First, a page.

The Family of God
Family. We hear the word. We understand what it means. Sometimes.
I think it means belonging. It means that there is a place and a group of people that are yours (and you are theirs). It isn’t always easy. Sometimes it can be more painful than we would like to admit. But it can also be more wonderful than anything else in life.
God designed family because He knew it wouldn’t be good for us to live life alone. That was the first thing (and the only one) in creation that God looked at and said wasn’t good. “It is not good for man to be alone” (Genesis 2:18). And so God made Eve for Adam. The first family was begun.
Yet that first family experienced the gamut of pain and dysfunction and hurt. It didn’t take long at all for the misery that sin brings to fall into Adam and Eve’s lives. They were separated from God by their sin but they were also separated from each other. The first marriage (made in heaven!) suddenly felt what it is like to experience distrust and discord. Yet that was nothing. The worst came in time.
What Adam had been doing on that day – the day – I don’t have any idea but I’m pretty sure that on that day his world came crashing in around him. Perhaps he was walking in the cool of the evening and thinking about life and the work he needed to get done. Suddenly the tranquility of the moment shifted. A figure was lying still before him.
“Abel! Abel! What’s wrong? Speak to me, Abel! My son… Oh God, what is this?”
We have cute little expressions like “when your chickens come home to roost” or “you’ve made your bed now you must lie in it.” But there is a grim power in the reality of a life that is turned from God. Adam and Eve felt it. They experienced grief and hurt they had never known existed.
Their oldest son, Cain, had killed their younger son, Abel.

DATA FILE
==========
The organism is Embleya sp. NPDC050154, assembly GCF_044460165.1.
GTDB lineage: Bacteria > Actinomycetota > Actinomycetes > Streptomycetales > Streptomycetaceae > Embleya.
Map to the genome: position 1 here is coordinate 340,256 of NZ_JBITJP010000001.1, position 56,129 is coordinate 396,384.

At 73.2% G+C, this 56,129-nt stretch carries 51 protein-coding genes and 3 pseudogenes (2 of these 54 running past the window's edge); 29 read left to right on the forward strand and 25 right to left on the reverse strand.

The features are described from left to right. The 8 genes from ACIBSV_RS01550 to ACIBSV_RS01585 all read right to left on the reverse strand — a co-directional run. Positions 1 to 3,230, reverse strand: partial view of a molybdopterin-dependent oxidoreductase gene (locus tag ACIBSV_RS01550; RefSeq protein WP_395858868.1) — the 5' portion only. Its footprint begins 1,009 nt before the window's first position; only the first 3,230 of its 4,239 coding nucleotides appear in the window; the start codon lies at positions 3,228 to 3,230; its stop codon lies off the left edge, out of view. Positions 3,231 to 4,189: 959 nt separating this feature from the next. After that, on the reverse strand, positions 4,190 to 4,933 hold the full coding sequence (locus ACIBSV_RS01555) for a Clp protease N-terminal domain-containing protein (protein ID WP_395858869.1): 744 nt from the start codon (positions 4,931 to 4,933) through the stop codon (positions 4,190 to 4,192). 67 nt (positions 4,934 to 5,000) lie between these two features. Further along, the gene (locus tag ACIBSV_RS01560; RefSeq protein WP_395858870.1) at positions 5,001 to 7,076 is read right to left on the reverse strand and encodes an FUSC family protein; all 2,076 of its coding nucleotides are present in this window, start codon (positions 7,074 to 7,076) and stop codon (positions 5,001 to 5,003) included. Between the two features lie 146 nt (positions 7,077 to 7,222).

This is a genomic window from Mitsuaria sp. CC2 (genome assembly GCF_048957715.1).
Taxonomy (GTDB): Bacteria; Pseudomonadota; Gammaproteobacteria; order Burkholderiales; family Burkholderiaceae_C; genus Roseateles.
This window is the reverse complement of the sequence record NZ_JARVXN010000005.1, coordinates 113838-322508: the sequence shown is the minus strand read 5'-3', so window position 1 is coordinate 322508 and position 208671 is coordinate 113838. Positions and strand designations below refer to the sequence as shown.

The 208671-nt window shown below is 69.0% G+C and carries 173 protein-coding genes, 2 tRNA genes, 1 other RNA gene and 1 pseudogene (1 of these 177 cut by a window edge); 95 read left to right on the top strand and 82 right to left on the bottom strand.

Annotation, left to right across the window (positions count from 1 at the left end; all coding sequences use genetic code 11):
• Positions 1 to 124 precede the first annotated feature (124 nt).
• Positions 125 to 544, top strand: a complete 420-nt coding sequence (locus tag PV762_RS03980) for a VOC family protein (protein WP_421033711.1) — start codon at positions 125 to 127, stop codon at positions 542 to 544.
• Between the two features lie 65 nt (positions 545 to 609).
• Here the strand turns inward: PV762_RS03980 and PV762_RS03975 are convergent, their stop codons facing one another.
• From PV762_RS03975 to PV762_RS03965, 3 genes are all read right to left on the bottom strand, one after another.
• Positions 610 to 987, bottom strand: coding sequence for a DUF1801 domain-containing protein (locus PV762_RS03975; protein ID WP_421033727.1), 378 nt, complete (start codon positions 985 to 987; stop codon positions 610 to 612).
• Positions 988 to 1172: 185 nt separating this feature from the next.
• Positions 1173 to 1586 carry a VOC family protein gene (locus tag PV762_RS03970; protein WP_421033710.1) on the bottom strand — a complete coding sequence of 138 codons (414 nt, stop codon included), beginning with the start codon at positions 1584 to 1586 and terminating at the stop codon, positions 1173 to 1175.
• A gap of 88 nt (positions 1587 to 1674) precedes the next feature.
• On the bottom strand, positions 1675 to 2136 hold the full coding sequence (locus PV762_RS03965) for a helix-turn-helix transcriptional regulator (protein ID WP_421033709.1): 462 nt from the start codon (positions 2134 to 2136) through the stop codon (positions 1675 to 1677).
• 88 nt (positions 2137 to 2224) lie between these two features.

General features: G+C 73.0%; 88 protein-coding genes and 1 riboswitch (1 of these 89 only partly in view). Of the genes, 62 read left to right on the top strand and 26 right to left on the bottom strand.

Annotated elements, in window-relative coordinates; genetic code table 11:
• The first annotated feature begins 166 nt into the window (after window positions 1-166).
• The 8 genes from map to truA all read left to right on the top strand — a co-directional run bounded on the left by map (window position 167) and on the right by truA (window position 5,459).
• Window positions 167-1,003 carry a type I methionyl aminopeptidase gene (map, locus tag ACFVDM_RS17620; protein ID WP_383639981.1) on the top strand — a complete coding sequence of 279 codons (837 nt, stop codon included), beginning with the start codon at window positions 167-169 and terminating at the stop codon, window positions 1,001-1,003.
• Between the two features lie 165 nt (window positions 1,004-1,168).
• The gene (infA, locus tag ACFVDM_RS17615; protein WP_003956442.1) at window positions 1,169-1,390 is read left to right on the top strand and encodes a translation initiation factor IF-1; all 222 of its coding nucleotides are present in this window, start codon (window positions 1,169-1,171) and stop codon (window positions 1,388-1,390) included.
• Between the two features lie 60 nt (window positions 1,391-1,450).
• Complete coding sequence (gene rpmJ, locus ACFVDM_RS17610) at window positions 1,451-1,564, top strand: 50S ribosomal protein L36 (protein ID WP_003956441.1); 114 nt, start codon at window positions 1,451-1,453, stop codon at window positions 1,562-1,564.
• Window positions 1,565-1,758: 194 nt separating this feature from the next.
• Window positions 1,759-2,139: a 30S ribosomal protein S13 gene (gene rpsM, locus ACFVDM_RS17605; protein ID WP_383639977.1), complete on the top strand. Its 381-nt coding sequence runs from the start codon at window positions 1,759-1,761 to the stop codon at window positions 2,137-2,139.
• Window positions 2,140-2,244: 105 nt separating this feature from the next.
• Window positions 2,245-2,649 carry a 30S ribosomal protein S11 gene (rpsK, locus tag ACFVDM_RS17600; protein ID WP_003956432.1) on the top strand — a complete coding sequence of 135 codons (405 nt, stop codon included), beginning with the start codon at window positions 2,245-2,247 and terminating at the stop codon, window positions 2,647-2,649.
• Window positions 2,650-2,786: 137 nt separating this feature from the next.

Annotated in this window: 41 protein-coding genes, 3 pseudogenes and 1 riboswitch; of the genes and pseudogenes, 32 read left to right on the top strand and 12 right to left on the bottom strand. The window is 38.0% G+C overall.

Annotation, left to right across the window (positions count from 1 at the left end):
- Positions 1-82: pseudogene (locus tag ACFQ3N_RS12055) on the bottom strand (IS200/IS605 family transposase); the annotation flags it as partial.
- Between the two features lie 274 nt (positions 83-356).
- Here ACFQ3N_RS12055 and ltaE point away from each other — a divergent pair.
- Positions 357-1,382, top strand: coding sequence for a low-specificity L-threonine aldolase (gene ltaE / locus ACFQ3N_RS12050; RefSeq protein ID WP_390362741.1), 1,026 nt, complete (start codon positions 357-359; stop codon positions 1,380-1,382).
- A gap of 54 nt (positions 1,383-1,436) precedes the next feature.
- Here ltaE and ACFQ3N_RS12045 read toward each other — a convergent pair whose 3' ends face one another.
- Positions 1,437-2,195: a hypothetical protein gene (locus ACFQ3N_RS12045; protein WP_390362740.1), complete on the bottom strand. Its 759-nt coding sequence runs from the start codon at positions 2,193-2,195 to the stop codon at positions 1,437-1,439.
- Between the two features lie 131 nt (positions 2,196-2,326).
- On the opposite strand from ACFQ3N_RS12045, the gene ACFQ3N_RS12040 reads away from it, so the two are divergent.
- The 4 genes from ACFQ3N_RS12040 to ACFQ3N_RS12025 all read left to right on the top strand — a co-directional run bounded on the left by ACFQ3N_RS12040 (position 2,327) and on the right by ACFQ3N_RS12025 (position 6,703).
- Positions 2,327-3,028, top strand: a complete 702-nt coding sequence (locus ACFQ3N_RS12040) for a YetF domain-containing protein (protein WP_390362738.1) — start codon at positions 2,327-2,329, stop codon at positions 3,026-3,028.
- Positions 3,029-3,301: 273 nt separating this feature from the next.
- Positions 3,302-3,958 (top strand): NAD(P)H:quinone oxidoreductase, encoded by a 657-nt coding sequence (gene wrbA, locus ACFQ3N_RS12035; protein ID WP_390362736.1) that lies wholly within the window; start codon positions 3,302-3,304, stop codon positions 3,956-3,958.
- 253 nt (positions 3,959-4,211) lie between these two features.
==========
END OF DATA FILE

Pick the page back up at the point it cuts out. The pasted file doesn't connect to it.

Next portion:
The first family was shattered.
“You are free to eat from any tree of the garden but you must not eat from the tree of the knowledge of good and evil, for on the day you eat from it, you will certainly die.”
Those were the words that God had spoken to this young couple in the Garden of Eden. Yet they hadn’t listened. They had chosen to disobey His words. Now they were tasting the bitter fruit of their disobedience.
We hear His words also. “Honor your father and mother…” and then there is “Do not commit adultery” or “Do not steal” but mainly there is “Do not have any other gods besides Me.”
Yet do we hear Him? Are we really listening? Perhaps you’ve rationalized your sin and made it small and light and secret. Yet you will reap what you have sown. That is also His word.
Our families are shaped and torn by the horrible effects of our sin. It would be nice if we could blame someone else, anyone else. But there is no shifting this heavy burden.
Adam and Eve were heartbroken. Yet even in their pain and despair God was at work.
“I will put hostility between you (the serpent) and the woman, and between your seed and her seed. He will strike your head, and you will strike his heel” (Genesis 3:15).
Eve couldn’t have known. She couldn’t have known that the powerful redemption that would be needed for her and for her husband and her sons would come through her seed. But it did.
Jesus was born of a virgin’s womb. Mary couldn’t know either as the old man in the temple rejoiced over her baby. The light in his eyes died though when he looked her in the eye and grimly said, “and a sword will pierce your own soul.”
And it did. Mary watched her Son, the Magnificent and Mighty and Majestic Son of Man and Son of God, as He was nailed to a cross. She watched Him die and that sword pierced her heart.
With Eve she wept at the harsh reality of sin. But her Son was the Seed of that first woman that God had promised would crush the devil’s head. Jesus won the right for us to be brought back to God. He made the way for our families to be redeemed and healed. He made the way for us to be a precious part of God’s family.
Jesus died for Cain and his murder. He died for Abel and Eve and Adam. He died for you. He took your sin and your death sentence. And He is the hope of our souls, our families, our marriages. You can turn to Him and He will take your worst mistake, your most grievous sin, your shame, your guilt, your pain.
That is where our true family really begins.
Your brother in Jesus,
“You did not receive a spirit of slavery to fall back into fear. Instead, you received the Spirit of adoption, by whom we cry out, “Abba, Father!”” (Romans 8:15, CSB)